Miami's Moonlight Block Party Suffered Tech Issues but Celebrated Anyway
It was shock, confusion, and joy as a floppy antenna faltered during Moonlight’s best-picture Oscar win at Liberty City’s block party for the only officially sanctioned Moonlight Oscars viewing party, at the African Heritage Cultural Center.
"Wait, wait. Is this real?"
Just a moment earlier, Carly Elizabeth was rolling with what seemed to be the predictable flow of La La Land winning all of the major categories at last night's Oscar ceremony: best actress, best score, best director, and others.
"Oh, my God. Exhausting. Of course,” she said earlier as Faye Dunaway, projected on a giant screen outside the center, declared La La Land the winner as she read from a card that she and Warren Beatty were handed. "Hollywood loves Hollywood."
But suddenly, as the announcements for the end of the night of the Moonlight Oscars Block Party in Liberty City were being given over the faded-out voices of La La Land’s producers’ acceptance speeches, the narrative onscreen changed.
There was chaos as the signal faltered when someone suddenly tried to bring up the volume for the broadcast on the sound system. What block party viewers couldn’t see beyond the flash of La La Land producer Jordan Horowitz holding up a card that read, “Moonlight - Best Picture,” was Moonlight director and Liberty City native son Barry Jenkins saying, “Very clearly, very clearly. Even in my dreams, this could not be true. But to hell with dreams" — a sly dig at La La Land? — "I’m done with it, because this is true.”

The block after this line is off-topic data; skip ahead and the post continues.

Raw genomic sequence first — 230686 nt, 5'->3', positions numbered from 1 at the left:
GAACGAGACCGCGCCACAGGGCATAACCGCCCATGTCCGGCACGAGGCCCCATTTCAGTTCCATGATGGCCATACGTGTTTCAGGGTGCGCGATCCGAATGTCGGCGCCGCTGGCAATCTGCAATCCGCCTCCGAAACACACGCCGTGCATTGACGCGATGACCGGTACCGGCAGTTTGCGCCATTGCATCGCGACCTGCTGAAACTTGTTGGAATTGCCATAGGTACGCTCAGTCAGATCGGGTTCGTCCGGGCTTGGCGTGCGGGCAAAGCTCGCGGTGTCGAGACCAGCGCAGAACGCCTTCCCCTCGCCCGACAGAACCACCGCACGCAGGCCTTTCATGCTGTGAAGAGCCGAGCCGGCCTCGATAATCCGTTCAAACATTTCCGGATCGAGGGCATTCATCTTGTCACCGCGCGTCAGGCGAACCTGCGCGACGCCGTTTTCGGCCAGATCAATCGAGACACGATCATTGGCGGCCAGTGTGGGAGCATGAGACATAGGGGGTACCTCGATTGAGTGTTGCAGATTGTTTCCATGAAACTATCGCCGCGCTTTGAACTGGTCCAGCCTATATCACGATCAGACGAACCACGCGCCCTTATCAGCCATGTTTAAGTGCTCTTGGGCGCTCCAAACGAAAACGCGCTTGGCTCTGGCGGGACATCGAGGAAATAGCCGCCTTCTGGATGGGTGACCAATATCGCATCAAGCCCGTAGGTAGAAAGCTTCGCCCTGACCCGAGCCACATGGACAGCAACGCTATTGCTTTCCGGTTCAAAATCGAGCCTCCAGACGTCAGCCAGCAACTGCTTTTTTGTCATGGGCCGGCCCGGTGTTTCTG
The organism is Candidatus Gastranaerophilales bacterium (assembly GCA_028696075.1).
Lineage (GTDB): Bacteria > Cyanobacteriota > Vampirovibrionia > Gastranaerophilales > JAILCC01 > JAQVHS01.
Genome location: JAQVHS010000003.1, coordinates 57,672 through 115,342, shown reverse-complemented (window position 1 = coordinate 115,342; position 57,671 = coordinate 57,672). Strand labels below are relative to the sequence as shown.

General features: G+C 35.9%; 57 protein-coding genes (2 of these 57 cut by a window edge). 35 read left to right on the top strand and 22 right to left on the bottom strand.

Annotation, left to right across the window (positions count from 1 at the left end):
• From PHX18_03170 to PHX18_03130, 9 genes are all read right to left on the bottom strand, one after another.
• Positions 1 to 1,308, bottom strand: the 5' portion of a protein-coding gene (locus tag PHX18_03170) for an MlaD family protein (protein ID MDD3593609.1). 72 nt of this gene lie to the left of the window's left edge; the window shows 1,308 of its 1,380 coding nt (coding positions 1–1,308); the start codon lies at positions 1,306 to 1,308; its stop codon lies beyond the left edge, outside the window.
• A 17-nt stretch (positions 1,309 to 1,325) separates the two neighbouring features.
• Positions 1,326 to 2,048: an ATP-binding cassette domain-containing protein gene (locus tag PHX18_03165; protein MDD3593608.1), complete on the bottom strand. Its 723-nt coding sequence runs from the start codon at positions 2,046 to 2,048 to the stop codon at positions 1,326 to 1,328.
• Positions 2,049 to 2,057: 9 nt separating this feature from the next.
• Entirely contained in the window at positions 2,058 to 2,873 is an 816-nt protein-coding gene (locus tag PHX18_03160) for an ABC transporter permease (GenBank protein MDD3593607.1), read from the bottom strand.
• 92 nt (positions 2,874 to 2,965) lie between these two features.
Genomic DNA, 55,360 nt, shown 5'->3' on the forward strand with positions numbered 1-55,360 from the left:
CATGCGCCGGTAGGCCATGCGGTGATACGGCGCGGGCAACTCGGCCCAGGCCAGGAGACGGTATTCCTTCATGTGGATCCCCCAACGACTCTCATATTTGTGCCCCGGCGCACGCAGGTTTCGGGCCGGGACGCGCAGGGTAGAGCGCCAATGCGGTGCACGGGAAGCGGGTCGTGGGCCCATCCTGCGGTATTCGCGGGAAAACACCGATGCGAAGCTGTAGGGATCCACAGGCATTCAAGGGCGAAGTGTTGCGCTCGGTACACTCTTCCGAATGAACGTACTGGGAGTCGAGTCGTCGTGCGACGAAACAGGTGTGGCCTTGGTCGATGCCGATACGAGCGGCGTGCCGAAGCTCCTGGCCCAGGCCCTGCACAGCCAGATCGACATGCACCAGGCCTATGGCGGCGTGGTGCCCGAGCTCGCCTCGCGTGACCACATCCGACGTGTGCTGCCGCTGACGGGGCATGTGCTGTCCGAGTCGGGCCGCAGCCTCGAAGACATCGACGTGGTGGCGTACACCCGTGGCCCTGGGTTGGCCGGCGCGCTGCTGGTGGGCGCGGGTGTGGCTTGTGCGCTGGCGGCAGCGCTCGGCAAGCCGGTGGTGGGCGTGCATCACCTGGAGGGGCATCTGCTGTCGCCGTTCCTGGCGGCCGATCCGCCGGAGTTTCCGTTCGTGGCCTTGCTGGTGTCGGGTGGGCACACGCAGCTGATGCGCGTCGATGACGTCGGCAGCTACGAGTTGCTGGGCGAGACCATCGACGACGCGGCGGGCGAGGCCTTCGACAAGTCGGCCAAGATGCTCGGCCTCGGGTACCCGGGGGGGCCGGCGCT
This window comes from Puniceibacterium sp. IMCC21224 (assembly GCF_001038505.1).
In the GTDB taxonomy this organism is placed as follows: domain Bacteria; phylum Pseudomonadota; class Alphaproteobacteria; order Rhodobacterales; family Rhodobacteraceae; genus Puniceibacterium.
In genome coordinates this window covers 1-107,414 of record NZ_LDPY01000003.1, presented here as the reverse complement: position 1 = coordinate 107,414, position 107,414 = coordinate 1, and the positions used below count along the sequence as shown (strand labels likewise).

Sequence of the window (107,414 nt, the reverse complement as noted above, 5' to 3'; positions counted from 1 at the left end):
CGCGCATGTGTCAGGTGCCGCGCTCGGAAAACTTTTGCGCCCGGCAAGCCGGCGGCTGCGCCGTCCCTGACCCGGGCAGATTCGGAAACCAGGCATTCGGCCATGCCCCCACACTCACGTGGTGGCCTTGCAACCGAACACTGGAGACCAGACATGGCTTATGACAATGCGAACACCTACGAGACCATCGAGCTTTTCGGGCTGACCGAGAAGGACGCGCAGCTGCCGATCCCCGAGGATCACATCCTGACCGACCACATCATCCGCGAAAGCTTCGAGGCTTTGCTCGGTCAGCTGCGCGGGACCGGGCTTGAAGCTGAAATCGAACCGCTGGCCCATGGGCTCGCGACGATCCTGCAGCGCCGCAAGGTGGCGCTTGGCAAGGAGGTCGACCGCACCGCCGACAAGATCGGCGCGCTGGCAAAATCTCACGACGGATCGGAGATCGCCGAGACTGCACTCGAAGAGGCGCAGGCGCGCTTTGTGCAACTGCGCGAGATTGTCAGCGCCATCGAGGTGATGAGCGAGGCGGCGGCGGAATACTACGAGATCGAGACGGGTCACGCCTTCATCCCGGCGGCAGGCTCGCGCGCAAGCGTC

The Liberty City event doubled as a party for Borscht Diez film festival attendees; the founders of that festival played a role in persuading Jenkins to shoot a film in Miami. But attendees there didn't get to hear Jenkins. Instead, they wandered around, unsure of what had just happened. Some wondered about what copresenter Warren Beatty said during a brief flash of a clear signal. A young woman holding a wooden spoon pathetically tapped on a pot. Then there was a still image of Jenkins' face at the mike, center stage. The audience here — once confused about what was exactly going on in Hollywood — leapt into the air and cheered with joy, giving themselves hugs after tasting what they once thought was defeat.
As video proved later, Beatty was given the wrong card. He held in his hand the card for best actress, a prize bestowed upon Emma Stone earlier that evening.
La La Land had been expected to sweep the Oscars, an antidote to numb the Hollywood doldrums of a rough 2016 for the politically left-leaning industry that doesn’t enjoy confrontations with reality. Though beautifully styled, from score to Oscar-winning script to cinematography, Moonlight is, after all, a confrontation with reality. On that stage, at the Dolby Theatre in Hollywood, sometime after midnight, the writer of Moonlight’s source material, Tarell Alvin McCraney, spoke about being one of “two black boys from Liberty City representing the 305,” standing alongside Jenkins. The crowd here would have loved to have heard that, but knowing of the win was enough to make sitting through the marathon back-patting session worthwhile.